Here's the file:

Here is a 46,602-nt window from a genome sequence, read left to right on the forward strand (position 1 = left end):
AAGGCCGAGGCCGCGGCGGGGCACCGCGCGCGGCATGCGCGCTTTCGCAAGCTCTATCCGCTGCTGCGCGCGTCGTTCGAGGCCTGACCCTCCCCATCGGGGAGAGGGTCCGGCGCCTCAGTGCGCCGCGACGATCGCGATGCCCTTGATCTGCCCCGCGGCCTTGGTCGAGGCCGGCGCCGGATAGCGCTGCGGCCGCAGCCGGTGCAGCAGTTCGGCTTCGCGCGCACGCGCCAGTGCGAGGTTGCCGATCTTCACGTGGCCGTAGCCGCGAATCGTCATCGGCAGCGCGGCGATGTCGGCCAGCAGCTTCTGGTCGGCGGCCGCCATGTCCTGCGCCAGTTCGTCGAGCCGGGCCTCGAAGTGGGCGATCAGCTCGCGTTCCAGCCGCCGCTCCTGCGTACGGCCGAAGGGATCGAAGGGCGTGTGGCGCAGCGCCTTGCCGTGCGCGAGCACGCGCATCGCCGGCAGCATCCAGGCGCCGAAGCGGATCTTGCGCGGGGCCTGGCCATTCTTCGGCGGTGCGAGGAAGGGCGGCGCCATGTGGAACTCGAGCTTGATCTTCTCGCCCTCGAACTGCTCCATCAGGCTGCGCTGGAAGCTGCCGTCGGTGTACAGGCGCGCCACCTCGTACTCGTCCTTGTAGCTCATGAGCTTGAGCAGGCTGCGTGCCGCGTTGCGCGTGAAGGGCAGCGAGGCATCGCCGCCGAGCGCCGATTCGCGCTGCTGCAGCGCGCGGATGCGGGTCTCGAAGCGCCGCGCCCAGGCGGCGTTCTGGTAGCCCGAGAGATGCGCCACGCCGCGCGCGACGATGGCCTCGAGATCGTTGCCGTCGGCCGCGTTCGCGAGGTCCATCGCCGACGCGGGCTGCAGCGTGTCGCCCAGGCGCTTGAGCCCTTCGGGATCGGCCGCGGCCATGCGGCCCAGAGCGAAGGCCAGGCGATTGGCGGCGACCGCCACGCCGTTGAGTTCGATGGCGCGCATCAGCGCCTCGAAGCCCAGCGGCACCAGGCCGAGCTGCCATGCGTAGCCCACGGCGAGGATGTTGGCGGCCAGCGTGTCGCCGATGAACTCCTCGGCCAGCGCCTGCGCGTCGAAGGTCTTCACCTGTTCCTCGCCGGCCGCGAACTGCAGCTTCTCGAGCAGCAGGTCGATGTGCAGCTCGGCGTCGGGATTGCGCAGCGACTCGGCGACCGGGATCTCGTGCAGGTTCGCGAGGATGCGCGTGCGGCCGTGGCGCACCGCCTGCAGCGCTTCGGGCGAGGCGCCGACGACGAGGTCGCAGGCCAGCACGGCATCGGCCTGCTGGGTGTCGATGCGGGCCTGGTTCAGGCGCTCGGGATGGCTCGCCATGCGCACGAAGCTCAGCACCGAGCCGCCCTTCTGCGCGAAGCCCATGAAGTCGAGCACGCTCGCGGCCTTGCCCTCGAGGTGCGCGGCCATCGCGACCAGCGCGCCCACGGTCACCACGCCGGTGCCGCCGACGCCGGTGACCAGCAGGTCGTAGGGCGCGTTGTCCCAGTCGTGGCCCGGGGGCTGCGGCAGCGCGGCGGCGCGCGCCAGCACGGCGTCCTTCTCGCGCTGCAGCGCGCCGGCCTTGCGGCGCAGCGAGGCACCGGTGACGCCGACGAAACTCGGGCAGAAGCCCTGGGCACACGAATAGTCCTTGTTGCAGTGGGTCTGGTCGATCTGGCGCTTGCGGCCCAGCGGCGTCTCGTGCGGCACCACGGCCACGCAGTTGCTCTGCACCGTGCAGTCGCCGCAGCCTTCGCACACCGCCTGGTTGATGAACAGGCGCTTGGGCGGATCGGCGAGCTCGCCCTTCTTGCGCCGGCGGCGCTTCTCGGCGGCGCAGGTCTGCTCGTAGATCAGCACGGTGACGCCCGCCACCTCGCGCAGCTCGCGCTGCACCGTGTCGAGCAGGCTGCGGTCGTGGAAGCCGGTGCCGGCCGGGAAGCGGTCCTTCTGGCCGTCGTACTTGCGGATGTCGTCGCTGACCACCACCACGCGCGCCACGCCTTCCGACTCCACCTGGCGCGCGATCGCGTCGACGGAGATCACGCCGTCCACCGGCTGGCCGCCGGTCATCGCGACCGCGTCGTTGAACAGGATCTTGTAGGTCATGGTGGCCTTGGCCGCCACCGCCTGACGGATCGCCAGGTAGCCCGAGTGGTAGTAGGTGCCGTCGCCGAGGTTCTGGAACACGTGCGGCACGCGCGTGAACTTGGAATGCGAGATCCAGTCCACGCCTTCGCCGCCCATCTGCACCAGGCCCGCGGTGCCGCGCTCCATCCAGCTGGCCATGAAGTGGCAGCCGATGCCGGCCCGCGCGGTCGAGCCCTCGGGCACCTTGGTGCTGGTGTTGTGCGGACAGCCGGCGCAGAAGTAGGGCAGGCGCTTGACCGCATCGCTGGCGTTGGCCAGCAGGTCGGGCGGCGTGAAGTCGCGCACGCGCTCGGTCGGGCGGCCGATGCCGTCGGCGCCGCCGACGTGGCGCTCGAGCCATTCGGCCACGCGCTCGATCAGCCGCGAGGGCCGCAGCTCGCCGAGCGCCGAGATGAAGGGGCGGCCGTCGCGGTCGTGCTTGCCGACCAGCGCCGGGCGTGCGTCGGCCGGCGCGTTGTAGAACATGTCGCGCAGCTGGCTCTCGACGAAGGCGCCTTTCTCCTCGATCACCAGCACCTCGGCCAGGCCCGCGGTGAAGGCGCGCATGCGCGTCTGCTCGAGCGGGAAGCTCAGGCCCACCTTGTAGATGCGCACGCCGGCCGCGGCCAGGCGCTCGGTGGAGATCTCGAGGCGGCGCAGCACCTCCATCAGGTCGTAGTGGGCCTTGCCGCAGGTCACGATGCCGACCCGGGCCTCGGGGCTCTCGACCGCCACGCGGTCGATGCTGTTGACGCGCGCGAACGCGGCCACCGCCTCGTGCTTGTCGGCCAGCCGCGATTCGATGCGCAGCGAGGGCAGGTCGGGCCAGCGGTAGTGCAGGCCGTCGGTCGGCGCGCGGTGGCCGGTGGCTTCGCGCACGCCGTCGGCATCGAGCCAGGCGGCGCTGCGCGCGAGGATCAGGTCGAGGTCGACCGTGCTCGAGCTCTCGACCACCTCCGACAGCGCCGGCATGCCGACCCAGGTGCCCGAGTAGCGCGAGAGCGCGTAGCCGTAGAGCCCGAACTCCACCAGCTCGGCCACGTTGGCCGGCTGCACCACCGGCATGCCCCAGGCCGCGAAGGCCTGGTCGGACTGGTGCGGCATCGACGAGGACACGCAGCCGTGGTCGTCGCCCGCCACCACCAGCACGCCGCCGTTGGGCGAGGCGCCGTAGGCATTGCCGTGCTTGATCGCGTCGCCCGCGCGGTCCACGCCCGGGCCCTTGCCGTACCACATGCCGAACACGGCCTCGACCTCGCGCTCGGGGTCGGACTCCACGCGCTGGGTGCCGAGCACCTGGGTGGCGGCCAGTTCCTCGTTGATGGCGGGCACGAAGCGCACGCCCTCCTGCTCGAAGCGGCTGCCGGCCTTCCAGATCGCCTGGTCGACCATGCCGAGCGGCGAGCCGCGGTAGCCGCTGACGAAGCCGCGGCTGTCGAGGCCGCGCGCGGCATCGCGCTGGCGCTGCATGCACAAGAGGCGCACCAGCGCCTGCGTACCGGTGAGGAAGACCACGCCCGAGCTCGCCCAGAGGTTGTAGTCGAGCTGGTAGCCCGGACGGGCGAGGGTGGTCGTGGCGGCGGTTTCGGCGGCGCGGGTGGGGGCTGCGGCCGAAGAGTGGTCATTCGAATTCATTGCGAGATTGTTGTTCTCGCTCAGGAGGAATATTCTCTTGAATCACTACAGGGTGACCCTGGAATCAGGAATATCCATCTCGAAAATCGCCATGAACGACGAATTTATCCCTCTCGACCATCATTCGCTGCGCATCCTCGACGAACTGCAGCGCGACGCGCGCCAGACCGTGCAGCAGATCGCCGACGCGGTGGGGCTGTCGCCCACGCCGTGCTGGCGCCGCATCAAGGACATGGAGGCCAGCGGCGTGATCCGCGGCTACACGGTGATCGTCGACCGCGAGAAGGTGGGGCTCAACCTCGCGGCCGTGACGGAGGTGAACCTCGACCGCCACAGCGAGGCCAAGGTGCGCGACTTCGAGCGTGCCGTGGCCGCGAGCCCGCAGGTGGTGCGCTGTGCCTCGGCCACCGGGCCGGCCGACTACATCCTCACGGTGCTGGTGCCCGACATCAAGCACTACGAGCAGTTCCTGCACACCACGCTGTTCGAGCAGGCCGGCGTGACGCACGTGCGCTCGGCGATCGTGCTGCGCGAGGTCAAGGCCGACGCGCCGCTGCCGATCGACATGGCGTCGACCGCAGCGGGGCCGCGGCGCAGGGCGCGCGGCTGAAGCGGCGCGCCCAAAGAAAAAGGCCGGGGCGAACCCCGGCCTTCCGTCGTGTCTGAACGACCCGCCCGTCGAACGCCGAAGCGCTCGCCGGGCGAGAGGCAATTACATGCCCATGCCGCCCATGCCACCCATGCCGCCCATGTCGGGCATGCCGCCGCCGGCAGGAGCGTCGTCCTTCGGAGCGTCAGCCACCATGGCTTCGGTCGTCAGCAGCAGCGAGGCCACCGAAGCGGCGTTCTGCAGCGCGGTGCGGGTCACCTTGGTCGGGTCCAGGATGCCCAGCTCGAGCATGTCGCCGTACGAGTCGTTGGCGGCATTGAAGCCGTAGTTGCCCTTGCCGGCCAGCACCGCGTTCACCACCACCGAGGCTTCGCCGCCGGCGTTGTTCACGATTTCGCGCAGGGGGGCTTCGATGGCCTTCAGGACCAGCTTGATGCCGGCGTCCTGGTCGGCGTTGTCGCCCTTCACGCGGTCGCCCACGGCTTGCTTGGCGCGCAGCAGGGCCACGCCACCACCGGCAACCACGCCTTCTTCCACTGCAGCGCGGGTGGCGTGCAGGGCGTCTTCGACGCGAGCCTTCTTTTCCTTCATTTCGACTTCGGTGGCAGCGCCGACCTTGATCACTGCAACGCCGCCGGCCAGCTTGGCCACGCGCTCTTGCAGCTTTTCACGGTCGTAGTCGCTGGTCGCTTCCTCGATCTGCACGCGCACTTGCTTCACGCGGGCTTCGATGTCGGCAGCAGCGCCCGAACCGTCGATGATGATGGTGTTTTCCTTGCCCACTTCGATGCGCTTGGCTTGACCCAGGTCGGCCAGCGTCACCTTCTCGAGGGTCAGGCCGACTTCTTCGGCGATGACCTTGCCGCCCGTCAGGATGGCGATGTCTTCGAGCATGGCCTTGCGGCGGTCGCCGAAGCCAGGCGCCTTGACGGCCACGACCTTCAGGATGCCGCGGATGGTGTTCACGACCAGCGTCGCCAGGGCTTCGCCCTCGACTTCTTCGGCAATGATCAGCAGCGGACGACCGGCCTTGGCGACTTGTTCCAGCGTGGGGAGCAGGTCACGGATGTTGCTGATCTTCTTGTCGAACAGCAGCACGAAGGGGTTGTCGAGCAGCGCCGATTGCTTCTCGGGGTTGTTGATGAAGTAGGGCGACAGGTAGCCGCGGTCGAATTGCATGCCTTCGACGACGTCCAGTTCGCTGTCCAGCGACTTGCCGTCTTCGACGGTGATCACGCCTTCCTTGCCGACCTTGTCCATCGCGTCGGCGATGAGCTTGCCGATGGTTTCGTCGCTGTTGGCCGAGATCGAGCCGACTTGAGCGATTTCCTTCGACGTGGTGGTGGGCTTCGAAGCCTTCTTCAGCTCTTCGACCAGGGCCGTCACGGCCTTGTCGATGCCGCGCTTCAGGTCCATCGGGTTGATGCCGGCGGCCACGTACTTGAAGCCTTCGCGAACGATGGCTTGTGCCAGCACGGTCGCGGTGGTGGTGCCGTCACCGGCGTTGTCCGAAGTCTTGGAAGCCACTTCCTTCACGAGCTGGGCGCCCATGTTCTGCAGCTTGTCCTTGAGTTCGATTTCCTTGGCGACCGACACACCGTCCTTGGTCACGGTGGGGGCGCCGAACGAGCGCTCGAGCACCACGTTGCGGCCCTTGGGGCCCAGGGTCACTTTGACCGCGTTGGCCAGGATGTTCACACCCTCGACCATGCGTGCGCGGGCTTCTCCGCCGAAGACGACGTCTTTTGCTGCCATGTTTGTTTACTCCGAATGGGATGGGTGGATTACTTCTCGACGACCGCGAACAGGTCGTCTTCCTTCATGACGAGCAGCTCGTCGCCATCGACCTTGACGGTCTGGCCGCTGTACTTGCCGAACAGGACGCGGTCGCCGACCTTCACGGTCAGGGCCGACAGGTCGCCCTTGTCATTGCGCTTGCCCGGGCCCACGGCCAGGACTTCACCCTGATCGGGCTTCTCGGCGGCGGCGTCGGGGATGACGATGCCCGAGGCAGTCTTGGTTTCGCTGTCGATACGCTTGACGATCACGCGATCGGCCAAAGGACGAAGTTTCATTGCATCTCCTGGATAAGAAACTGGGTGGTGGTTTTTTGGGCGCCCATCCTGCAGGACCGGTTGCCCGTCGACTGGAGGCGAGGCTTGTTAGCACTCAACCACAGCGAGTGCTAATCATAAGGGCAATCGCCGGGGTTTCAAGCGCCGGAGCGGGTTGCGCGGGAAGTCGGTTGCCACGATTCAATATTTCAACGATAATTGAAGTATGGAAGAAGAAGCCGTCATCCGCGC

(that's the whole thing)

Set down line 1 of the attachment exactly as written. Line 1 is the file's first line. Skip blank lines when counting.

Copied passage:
Here is a 46,602-nt window from a genome sequence, read left to right on the forward strand (position 1 = left end):